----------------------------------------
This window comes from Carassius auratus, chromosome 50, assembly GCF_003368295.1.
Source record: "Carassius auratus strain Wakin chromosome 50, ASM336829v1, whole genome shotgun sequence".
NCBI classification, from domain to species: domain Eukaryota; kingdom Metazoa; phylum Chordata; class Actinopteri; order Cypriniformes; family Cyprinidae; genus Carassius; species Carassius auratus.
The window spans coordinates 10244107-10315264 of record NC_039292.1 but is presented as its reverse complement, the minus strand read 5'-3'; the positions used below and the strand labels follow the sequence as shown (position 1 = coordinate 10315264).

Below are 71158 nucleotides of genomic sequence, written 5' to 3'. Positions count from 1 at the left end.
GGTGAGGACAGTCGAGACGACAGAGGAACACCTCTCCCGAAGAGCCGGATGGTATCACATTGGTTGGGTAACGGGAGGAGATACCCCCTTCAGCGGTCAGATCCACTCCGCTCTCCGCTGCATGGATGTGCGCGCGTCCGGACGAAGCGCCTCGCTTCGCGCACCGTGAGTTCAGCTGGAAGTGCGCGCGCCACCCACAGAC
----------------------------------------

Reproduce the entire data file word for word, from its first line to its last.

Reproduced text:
This window comes from Carassius auratus, chromosome 50, assembly GCF_003368295.1.
Source record: "Carassius auratus strain Wakin chromosome 50, ASM336829v1, whole genome shotgun sequence".
NCBI classification, from domain to species: domain Eukaryota; kingdom Metazoa; phylum Chordata; class Actinopteri; order Cypriniformes; family Cyprinidae; genus Carassius; species Carassius auratus.
The window spans coordinates 10244107-10315264 of record NC_039292.1 but is presented as its reverse complement, the minus strand read 5'-3'; the positions used below and the strand labels follow the sequence as shown (position 1 = coordinate 10315264).

Below are 71158 nucleotides of genomic sequence, written 5' to 3'. Positions count from 1 at the left end.
GGTGAGGACAGTCGAGACGACAGAGGAACACCTCTCCCGAAGAGCCGGATGGTATCACATTGGTTGGGTAACGGGAGGAGATACCCCCTTCAGCGGTCAGATCCACTCCGCTCTCCGCTGCATGGATGTGCGCGCGTCCGGACGAAGCGCCTCGCTTCGCGCACCGTGAGTTCAGCTGGAAGTGCGCGCGCCACCCACAGAC